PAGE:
I also liked the role call votes (and the way Clinton and Obama handled the lame ambiguous ones). The roll call was, for example, an effective way to wrap things up after Biden said all that needed to be said about Don’t Ask, Don’t Tell (“Peter Pace is flat wrong. Lemmee tell ya something. Nobody asked anybody else if they were gay. Brits, French, all our allies have gays serving. Our policy is not a rational policy.”). Biden had a number of blusterous moments that will probably help his poll numbers, but he’s driving the whole Democratic field to the right on military issues (except Gravel, and maybe not Kucinich, but their only purpose in the race is to pull the center of gravity leftward).

Joe Lieberman and the spectre of an Iran war

My occasional hobby is sending emails to my elected officials about important issues. The nice thing about this is that somebody, at least, reads them (enough to figure out what I’m complaining about) and I often get back a response with a moderately detailed position statement following a moderately coherent argument.

After the recent news about Iranian weapons in Iraq, which seemed like a possible repeat of the prelude to Iraq, I sent a letter to (among others) my senator, Joe Lieberman, urging him in the strongest terms not to let this turn into justification for another war fiasco. Fortunately, it looks like the White House is not going to use this to launch another war, but whether that was the original intention is an open question. Anyhow, here’s the message I got back from Joe:

Dear Mr. Ross:

Thank you for contacting me about the escalating situation in Iran concerning its nuclear program.

So now EFPs contribute to the “escalating situation” of the Iranian nuclear program? I’m confused. Tell me more, Joe.

As you know, the accession of Mahmoud Ahmadinejad as President of Iran has increased the concern of the United States, as well as our allies, due to his recent remarks regarding the annihilation of Israel and the United States, as well as his support for Iran’s nuclear program. President Ahmadinejad’s declaration that Iran had enriched uranium, and Iran’s refusal to date to suspend enrichment in defiance of a call by the United Nations (UN) to halt its nuclear program, further complicates an already troubling situation.

U.S. sanctions currently in effect ban or strictly limit U.S. trade, aid, and investment in Iran and penalize foreign firms that invest in Iran’s energy sector; but unilateral U.S. sanctions do not appear to have materially slowed Iran’s weapons of mass destruction programs or shaken the regime’s grip on power. Over the past two years, the Bush Administration has been engaged with our partners and allies, particularly European nations and Russia, to curb Iran’s nuclear program. Unfortunately, the Government of Iran has responded by reneging on multiple treaty obligations and other pledges and continuing to push forward with its nuclear program.

Hmm. I thought there was a distinction between Iran’s nuclear program and the issue of weapons of mass destruction. Guess not. Wait, I think I’m starting to understand. EFP (of dubious provenance)=IED=bomb=weapon of mass destruction=nuclear weapon=nuclear program. Ok, go on.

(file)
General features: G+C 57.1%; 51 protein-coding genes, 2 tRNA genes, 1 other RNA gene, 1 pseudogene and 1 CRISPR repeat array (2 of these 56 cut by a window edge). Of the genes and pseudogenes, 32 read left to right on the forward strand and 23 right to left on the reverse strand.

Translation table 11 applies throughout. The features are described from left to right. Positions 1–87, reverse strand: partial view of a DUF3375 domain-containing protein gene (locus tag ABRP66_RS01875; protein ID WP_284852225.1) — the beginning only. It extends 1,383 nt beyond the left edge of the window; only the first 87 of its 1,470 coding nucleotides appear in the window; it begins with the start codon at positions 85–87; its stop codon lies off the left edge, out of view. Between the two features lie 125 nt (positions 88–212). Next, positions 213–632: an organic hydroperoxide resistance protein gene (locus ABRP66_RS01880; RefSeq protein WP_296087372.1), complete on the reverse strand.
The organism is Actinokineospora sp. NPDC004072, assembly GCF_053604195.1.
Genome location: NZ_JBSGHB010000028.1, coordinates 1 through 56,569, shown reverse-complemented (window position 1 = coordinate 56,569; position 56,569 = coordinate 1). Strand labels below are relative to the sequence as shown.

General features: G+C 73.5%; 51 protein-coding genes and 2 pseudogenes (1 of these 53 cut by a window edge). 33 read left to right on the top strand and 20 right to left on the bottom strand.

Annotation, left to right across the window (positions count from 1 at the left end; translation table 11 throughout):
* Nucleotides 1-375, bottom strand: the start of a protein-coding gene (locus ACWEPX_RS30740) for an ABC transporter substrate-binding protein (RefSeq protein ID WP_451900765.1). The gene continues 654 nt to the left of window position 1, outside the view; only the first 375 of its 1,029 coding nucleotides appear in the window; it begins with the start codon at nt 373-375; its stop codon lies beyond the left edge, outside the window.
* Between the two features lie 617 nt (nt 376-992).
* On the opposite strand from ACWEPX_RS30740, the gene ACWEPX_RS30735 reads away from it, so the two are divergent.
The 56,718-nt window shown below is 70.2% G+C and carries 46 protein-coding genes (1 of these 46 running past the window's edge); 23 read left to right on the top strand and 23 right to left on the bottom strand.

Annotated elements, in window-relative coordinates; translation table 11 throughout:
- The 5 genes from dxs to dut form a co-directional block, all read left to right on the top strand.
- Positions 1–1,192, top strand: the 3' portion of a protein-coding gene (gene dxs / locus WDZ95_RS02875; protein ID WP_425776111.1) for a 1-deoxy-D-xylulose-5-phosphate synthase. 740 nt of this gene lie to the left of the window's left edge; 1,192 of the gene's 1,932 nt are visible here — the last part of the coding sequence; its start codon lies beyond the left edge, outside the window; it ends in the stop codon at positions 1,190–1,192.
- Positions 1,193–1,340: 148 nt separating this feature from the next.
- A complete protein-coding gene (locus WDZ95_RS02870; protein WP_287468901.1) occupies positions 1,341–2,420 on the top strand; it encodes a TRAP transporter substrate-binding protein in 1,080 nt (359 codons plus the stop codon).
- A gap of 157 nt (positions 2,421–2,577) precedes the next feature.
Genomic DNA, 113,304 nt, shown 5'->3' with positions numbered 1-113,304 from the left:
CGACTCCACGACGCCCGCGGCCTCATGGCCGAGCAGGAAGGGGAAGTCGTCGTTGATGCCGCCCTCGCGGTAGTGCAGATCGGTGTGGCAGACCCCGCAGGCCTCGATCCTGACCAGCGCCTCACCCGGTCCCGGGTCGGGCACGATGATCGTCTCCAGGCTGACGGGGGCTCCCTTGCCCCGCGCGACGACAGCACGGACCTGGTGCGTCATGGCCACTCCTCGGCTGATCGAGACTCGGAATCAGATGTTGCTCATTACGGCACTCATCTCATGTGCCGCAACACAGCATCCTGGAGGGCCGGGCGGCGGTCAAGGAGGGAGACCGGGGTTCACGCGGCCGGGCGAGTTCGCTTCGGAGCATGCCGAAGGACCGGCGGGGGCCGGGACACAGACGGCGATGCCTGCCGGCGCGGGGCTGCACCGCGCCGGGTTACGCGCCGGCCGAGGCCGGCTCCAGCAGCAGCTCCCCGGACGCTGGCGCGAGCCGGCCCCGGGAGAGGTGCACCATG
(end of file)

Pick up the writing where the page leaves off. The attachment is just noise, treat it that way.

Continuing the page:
It also contains provisions that authorize assistance to peaceful pro-democracy groups inside and outside Iran and provides additional tools to curb money laundering efforts that finance and support weapons of mass destruction proliferation. I cosponsored an earlier version of this legislation (S. 333) in 2005, and I supported H.R. 6198. I was very pleased that the measure was adopted by the Senate and that it is now law. In addition, I supported S.Res. 633, which the Senate adopted by unanimous consent in December 2006. S.Res. 633 condemned a conference in Iran denying that the Holocaust occurred. The Conference was hosted by the Government of Iran and its President Mahmoud Ahmedinejad.

We cannot, and must not, stand on the sidelines while Iran continues to develop nuclear capabilities and threaten the security and stability of the world. I strongly believe the United States must work diplomatically with our allies as well as the UN to alleviate this situation. I believe all options for dealing with Iran’s quest to develop nuclear weapons should remain on the table. As your Senator, please be assured I will continue to monitor this situation closely.

So all options should remain on the table (such as pre-emptive nuclear strikes) despite the fact that UN inspections and extensive investigation by US and other intelligence agencies have revealed nothing to contradict the Iranian public position that it is abiding by the NPT? Given the candor of Ahmadinejad about Holocaust denial and the annihilation of Israel, it doesn’t make sense (to me at least) that he would in such strong terms not only endorse the NPT, but also state that developing nuclear weapons would be against his nation’s religious principles, unless it was true. It’s certainly prudent not to take the word from Tehran as gospel, and to make contingency plans, but can we at least refrain from saber-rattling until we evidence and/or statements from Iranian official to suggest that they actually are trying to develop nukes?

Maybe I should look at this optimistically: nobody actually read my message, and a computer automatically put it in the “Iran weapons of mass destruction” inbox based on keywords. It’s good that my senator has everything figured out already, so he doesn’t have to pay attention to the silly ideas of his constituents.

Stephen Colbert on Science and President Bush

Check out this Colbert Report segment as a followup to my previous science funding post.

Edit: Those of you searching for “Colbert Bush” or some variation are probably looking for something on the White House press correspondents’ dinner at which Colbert recently lampooned the President. Try for links to the video.